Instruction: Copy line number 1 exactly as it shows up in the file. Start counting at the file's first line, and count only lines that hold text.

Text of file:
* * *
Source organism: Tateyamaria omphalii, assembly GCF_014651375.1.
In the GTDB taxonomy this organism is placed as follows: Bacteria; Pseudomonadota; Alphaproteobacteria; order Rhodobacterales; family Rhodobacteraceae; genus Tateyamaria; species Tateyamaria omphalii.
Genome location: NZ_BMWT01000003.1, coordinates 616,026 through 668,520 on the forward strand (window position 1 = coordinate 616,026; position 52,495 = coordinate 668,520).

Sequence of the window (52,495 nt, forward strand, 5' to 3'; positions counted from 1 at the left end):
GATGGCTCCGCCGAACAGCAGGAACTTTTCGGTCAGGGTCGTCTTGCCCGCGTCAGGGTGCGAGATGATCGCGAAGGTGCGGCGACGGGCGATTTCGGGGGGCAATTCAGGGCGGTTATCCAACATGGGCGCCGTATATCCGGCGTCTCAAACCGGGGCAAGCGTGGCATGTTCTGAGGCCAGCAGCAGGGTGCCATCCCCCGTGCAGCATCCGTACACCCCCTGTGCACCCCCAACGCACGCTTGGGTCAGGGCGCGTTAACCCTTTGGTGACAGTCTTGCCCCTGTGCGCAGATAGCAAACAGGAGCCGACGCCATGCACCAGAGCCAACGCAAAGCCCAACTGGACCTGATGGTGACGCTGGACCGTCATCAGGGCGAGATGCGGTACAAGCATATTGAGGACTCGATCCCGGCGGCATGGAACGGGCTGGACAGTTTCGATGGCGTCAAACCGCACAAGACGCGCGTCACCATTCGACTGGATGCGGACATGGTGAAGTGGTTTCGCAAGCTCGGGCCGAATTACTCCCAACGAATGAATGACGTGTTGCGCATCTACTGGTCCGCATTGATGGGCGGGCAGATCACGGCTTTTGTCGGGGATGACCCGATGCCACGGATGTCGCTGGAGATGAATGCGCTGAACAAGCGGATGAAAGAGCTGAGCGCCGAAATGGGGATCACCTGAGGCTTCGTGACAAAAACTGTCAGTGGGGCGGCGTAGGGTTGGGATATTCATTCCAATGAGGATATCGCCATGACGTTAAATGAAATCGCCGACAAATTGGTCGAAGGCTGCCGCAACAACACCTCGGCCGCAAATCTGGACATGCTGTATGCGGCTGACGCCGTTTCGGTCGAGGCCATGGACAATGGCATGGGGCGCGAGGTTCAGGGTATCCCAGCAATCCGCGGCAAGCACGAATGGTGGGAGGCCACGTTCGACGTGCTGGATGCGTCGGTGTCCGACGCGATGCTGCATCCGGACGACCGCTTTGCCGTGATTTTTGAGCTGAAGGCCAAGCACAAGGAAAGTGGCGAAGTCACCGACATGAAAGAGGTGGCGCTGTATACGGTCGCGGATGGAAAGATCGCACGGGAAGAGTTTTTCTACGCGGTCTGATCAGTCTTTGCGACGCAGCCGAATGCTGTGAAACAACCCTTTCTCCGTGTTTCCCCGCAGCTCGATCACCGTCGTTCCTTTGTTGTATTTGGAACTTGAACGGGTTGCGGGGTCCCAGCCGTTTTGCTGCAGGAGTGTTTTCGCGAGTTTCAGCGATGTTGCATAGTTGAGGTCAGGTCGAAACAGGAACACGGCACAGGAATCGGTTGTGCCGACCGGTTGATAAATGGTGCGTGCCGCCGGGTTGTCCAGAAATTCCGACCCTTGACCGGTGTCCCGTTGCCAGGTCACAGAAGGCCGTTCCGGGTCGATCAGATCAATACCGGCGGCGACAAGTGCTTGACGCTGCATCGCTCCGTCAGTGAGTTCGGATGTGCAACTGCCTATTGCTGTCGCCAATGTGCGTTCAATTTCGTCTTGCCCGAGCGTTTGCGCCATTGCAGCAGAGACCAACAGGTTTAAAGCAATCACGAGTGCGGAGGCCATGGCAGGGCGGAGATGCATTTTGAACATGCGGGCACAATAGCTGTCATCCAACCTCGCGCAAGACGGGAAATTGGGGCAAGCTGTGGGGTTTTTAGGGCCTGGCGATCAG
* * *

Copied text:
Source organism: Tateyamaria omphalii, assembly GCF_014651375.1.